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Adam Pecio, Synchroworks: “companies need to be relentless in securing their data and intellectual property”

The “it won’t happen to us” attitude is still a common occurrence when it comes to businesses and their cybersecurity. However, no one is immune.

Cyberattacks have always been one of the major threats to any company, causing major financial losses. And with the pandemic forcing everyone to work from home, the use of personal devices and networks made organizations more vulnerable, resulting in more successful attacks.

For this reason, cybersecurity shouldn’t be taken lightly. And while it can be difficult to figure out the best measures to take, various solutions, such as managed IT services, exist to consult any business.

Today, we invited Adam Pecio, the President and Owner of Synchroworks – a company that offers managed IT services and solutions, to discuss the cybersecurity environment, threats, and prevention methods.

Both your team and client base have grown exponentially since your start in 2004. What was the vision behind Synchroworks?

Originally, I started the business as an independent consultant. As my client base grew, I realized I had an incredible opportunity to expand the business. My clients trusted me, and I pride myself on delivering unmatched service and support. I have ensured that I was always available for my clients regardless of the time of day. To grow the company, I knew I needed to hire people that have the same dedication and attitude towards our clients. I am careful about who I hire and ensure that they will exemplify what I stand for and what Synchroworks means to our clients. My vision continues to deliver unmatched customer service and be a leader in the managed service provider industry in the Greater Toronto Area, as well as expanding across Canada.

Can you tell us more about what you do? What are the main challenges you help navigate?

As a managed service provider, we want our clients to see us as an extension of their team. We either supplement our larger clients’ IT teams with our staff and resources or are their outsourced IT team. We take the time to intimately understand our clients’ IT infrastructure and what is most important for them to run an efficient business. We tackle everything from day-to-day operations and user support up to providing strategic IT direction for our larger clients. In many cases, our clients trust us and recognize our value, and they ask for our input in overall strategic business decisions.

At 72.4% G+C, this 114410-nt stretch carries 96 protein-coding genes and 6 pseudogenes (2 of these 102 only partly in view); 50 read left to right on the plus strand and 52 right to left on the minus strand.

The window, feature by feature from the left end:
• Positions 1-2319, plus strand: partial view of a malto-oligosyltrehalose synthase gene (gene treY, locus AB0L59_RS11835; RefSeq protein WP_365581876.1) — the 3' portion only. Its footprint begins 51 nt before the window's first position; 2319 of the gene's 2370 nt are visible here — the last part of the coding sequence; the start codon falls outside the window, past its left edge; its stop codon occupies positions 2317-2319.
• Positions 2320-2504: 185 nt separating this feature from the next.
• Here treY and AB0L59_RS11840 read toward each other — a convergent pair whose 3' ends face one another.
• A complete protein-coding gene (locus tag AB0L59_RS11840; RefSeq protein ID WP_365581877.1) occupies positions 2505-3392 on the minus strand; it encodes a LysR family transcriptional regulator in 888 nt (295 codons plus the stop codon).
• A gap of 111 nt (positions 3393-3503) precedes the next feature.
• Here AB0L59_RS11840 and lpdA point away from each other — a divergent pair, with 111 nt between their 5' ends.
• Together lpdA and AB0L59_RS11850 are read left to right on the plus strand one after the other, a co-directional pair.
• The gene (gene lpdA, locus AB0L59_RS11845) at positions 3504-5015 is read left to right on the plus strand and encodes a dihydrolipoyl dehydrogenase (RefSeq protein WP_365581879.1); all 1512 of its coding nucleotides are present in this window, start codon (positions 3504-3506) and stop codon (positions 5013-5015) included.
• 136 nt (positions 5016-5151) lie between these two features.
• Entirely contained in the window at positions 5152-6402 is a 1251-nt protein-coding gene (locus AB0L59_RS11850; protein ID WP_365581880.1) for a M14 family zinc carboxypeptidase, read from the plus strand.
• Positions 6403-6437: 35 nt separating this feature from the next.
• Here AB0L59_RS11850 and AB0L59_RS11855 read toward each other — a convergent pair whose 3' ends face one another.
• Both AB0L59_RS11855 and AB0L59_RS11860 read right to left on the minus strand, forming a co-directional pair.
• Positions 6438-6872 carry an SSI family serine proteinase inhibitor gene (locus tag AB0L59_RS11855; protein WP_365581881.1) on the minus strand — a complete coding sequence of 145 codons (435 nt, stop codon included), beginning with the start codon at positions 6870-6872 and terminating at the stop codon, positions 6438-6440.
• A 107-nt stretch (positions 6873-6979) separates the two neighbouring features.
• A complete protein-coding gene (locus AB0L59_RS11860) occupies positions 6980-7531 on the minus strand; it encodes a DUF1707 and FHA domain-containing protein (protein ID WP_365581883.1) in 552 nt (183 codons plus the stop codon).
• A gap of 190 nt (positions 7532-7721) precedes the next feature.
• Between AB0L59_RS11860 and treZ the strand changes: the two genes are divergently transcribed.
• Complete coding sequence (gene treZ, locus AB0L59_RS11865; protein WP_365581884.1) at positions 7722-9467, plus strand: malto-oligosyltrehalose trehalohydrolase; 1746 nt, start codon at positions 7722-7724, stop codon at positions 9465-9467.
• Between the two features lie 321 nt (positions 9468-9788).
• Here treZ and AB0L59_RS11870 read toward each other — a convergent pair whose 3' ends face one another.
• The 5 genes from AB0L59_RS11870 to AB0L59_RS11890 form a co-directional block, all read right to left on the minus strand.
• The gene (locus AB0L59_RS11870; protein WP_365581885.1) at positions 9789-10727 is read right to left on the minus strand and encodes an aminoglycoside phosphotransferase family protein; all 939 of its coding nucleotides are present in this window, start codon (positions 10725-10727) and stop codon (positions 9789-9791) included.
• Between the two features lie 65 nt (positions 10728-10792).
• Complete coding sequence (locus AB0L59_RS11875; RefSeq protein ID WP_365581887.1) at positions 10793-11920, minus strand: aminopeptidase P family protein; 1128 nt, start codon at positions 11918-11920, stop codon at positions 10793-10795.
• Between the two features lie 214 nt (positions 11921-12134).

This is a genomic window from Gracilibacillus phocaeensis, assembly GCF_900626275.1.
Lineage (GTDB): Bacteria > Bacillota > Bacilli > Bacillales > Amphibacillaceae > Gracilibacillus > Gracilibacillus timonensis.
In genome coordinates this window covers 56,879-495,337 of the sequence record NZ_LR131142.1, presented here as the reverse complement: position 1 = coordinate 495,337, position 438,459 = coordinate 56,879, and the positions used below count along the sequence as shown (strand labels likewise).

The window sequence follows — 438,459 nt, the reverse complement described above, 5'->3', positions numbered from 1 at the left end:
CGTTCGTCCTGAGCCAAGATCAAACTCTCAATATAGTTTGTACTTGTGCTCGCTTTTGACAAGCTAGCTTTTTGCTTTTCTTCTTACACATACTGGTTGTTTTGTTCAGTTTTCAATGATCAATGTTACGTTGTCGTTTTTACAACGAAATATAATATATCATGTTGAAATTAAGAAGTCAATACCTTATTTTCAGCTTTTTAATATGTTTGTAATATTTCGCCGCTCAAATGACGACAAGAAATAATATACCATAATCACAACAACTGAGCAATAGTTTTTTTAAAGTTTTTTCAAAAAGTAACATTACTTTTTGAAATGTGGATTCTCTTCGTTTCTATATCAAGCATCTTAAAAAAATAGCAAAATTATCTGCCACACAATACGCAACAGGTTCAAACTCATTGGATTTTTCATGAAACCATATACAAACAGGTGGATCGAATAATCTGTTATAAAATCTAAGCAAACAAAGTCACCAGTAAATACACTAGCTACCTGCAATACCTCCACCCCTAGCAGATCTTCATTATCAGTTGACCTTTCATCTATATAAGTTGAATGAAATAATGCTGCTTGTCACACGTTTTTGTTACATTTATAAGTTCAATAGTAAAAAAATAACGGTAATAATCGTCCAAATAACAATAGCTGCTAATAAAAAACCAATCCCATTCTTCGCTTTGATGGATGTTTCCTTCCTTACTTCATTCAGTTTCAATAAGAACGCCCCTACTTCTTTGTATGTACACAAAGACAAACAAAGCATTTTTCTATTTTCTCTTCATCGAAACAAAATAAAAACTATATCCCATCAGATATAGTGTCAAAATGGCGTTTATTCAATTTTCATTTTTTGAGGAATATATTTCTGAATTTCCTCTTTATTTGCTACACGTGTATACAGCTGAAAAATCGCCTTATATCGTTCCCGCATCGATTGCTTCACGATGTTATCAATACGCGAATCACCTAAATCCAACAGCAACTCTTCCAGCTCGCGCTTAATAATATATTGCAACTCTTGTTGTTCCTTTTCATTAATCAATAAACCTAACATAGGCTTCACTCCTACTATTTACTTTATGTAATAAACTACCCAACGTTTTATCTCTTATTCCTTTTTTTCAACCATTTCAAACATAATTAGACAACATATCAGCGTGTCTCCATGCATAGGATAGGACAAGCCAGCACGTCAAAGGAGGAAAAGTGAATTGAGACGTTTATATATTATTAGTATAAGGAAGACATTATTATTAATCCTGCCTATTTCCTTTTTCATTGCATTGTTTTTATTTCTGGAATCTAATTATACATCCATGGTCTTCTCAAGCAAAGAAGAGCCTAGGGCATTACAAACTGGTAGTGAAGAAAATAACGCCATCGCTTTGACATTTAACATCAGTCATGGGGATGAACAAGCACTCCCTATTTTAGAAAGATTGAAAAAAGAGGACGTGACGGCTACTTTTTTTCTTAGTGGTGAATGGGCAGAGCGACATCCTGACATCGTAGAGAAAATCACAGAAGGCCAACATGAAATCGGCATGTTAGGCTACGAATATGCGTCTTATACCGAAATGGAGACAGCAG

Specifically, we provide desktop support (hardware and software), network implementation and optimization, cybersecurity consulting and implementation, hosted VoIP and Internet services, hardware and software procurement, and in special cases, we also provide web application solutions.

You describe Synchroworks as technology-centric. Would you like to share more about your approach?

Every department in an organization relies upon technology. When we have our first discussions with a new client, we want to understand their business goals and objectives. We then devise a strategy to provide recommendations on how different technology solutions can assist them in achieving their goals: whether it’s a new application or software, IT optimization, or looking for ways to reduce costs or increase value in their investments in technology.

What was it like providing your services during the pandemic? Were there any new issues you had to adapt to?

Technology never stops, and in fact, the pandemic only emphasized how much an organization relies on technology. Our clients quickly realized that they needed to implement a remote access strategy to allow their employees to work from home. This involved providing remote access with secure connections, access to files and data quickly and securely, and new ways for many to communicate remotely. We saw unprecedented adoption of cloud strategies, whether it was clients migrating their on-premise applications to the cloud, or migrating Exchange servers to Microsoft Office 365. Of course, we saw a huge implementation of Microsoft Teams and the use of Zoom.